constitute reasonable conduct under the circumstances so long as the defendant

Constitute reasonable conduct under the circumstances

This preview shows page 51 - 53 out of 196 pages.

constitute reasonable conduct under the circumstances, so long as the defendant could reasonably be expected to be aware of it. If a court determines that it expresses what is reasonable, then a defendant’s failure to follow it will be unreasonable. If it calls for a quantum of care that is greater than what is merely reasonable, then a defendant will not necessarily be liable for failing to follow it. If it calls for a quantum of care that is less than what is reasonable, then the defendant may be liable notwithstanding the fact that he followed it. [ See Restatement (Second) of Torts § 295A (with comments and illustrations)]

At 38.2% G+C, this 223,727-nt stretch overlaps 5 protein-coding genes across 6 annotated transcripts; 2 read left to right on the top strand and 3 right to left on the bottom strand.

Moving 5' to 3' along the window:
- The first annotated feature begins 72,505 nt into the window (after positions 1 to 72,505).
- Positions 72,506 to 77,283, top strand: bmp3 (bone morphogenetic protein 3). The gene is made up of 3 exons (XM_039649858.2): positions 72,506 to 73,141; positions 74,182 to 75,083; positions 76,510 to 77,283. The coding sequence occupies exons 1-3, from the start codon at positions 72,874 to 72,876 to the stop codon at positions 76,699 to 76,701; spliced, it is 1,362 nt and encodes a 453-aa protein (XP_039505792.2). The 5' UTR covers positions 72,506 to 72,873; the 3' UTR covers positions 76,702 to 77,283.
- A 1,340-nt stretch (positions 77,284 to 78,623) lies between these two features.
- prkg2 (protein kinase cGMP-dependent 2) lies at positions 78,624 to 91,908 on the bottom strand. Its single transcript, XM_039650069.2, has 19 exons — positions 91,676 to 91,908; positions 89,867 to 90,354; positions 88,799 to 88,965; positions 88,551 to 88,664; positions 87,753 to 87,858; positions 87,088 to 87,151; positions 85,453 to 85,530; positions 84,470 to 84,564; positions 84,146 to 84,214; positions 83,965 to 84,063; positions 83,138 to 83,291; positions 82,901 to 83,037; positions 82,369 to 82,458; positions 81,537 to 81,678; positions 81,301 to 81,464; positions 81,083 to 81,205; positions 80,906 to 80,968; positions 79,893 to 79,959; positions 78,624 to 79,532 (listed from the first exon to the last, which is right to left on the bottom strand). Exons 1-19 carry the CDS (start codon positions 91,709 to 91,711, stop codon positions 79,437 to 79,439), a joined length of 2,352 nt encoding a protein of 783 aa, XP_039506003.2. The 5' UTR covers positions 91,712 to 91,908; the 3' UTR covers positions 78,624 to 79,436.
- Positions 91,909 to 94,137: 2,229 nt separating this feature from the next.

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Negligence Per Se Notwithstanding the foregoing, a statute, regulation, or similar legislative-type enactment may be deemed to supply the standard of care in certain cases, under the negligence per se doctrine, discussed below. Role in Determining What is Foreseeable or Feasible The fact that a relevant business, trade, or industry has developed a custom, policy, practice, or procedure to govern in a particular situation may indicate that a particular type of harm was foreseeable to a defendant who was in a position to know about and follow the procedure. Similarly, the fact that a particular industry typically implements certain precautions is an indicator that said precautions are feasible. Duty—Standards of Care for Minors Depending on the circumstances, a minor child may be held to one of two different standards of care: either the special standard generally applicable to minors, or the adult standard discussed under V.B , supra . Special Standard Generally Applicable to Minors Generally, a minor child is held to the standard of care of a child of “like age, intelligence, and experience under the circumstances.” The most important thing to note about this standard is that, unlike the standard applicable to adults, a particular child’s subjective mental deficiencies, inexperience, and ignorance are taken into account in determining reasonableness under the circumstances. [ See Restatement (Second) of Torts § 283A, 283B (with comments)] Example : A particular child is six years old. The child has below-average intelligence, and he suffers from attention deficit hyperactivity disorder (ADHD). The child’s parents have not permitted him to attend school, so he possesses very little in the way of formal education. The child, through inattentive behavior, causes injury to a plaintiff. The plaintiff sues the child. Assume the court will apply the special standard of care—that of a child of “like age, intelligence, and experience under the circumstances.” If the adult standard of care were applicable, the plaintiff would only have to show that the child was less careful than a sane adult, who possessed both average intelligence and the knowledge and education of an average member of the community. However, since the special standard for children is applicable, the plaintiff will face a steeper hurdle. The plaintiff will have to show that the
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